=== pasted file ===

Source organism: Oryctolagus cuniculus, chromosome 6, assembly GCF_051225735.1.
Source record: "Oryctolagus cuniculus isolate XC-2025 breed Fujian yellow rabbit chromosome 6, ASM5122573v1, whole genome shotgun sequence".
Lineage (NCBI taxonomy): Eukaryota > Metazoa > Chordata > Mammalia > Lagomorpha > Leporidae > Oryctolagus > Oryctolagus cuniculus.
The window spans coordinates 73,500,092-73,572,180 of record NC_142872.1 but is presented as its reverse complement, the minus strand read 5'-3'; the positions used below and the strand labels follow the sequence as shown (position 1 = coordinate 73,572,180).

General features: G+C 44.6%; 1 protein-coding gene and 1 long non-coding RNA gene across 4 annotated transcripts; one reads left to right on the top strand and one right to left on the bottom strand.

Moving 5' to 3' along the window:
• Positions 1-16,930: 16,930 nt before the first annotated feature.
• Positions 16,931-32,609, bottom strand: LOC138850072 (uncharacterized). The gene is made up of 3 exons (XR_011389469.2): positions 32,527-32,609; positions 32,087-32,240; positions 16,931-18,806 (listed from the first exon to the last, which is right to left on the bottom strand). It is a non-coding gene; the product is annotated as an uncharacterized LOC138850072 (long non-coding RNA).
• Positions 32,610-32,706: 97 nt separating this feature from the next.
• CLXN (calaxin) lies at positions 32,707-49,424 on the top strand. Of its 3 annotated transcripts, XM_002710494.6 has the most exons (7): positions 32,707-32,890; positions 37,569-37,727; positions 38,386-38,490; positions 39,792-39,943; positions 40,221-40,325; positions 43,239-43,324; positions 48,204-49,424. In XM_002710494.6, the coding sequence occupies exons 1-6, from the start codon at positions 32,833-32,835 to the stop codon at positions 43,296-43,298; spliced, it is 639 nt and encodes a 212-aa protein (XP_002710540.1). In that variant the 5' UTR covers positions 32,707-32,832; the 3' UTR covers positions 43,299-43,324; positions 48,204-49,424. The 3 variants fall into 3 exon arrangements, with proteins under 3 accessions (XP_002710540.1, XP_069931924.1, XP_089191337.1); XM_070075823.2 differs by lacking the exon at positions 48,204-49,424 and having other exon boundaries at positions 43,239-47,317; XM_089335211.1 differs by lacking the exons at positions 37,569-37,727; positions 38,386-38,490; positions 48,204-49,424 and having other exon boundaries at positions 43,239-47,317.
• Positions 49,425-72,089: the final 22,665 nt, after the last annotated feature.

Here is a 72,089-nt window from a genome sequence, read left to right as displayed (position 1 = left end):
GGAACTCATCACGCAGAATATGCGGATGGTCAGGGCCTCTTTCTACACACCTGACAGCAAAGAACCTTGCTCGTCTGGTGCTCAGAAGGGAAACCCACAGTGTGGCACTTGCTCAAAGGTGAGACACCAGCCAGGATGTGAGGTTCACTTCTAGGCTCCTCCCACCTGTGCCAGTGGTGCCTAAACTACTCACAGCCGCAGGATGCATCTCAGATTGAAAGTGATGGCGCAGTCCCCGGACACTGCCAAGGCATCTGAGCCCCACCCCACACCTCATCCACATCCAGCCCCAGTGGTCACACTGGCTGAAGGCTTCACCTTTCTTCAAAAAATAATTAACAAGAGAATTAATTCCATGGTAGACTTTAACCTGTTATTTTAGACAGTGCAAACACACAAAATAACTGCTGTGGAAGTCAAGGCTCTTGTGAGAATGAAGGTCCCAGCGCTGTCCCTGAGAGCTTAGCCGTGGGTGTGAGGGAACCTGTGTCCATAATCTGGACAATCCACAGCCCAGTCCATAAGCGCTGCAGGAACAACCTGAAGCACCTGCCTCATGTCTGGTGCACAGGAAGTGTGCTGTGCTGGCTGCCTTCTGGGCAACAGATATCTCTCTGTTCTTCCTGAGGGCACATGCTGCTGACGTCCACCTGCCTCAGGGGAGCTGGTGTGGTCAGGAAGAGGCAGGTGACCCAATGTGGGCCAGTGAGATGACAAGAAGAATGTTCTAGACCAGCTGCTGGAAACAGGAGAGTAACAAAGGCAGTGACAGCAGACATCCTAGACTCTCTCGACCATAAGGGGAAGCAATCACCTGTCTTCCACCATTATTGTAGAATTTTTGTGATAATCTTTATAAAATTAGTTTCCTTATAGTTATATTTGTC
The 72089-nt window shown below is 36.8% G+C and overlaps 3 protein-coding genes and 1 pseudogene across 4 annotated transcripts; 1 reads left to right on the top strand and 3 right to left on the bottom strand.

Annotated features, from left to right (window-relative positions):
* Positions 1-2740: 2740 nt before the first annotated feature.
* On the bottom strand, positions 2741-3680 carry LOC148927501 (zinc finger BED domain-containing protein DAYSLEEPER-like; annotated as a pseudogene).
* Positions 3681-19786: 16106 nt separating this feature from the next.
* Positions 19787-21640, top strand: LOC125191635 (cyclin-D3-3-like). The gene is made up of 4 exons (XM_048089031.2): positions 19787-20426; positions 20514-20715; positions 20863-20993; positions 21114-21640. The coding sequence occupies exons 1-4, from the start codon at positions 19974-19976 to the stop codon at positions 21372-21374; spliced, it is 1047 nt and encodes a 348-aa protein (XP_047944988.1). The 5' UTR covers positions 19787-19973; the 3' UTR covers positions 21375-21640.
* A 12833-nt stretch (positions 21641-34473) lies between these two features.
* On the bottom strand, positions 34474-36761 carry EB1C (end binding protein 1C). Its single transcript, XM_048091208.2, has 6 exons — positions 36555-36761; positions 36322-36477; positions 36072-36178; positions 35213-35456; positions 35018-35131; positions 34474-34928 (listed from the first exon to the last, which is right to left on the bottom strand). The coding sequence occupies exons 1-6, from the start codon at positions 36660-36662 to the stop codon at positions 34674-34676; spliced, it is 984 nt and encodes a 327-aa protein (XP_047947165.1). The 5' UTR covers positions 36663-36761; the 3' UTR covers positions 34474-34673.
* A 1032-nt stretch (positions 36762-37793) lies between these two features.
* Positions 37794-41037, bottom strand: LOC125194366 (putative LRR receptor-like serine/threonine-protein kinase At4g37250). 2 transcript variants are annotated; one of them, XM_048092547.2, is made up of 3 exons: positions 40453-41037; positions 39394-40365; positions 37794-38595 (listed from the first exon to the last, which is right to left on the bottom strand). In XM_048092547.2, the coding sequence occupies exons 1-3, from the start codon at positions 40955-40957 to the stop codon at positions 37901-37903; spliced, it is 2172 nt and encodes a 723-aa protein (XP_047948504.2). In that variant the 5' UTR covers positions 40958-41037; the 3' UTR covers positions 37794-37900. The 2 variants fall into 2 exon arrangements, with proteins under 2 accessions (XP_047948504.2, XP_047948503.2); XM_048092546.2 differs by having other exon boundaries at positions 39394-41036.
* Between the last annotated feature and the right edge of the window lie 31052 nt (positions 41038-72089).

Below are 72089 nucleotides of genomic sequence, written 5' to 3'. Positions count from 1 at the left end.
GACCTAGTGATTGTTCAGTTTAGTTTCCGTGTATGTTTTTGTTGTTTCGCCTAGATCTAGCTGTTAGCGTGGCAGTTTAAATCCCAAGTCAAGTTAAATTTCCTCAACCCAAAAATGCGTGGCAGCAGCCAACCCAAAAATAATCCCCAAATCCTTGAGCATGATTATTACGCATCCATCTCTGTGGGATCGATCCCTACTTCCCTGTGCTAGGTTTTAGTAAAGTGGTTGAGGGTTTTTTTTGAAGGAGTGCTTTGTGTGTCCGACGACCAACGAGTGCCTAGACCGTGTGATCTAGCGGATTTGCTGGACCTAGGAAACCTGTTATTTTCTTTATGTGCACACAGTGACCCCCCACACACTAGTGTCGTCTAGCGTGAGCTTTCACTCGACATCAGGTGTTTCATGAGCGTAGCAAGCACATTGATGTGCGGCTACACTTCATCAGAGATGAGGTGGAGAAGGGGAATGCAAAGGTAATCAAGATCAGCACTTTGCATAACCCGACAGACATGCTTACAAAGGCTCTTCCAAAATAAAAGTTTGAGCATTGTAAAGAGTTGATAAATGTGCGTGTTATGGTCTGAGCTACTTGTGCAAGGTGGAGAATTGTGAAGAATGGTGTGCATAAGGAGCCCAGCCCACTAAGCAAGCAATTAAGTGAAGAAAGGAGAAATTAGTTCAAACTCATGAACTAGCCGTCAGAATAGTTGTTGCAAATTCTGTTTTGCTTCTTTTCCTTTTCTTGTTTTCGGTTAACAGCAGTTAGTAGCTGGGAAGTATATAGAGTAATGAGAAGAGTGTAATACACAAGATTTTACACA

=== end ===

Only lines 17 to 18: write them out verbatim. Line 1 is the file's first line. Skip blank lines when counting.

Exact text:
* On the bottom strand, positions 2741-3680 carry LOC148927501 (zinc finger BED domain-containing protein DAYSLEEPER-like; annotated as a pseudogene).
* Positions 3681-19786: 16106 nt separating this feature from the next.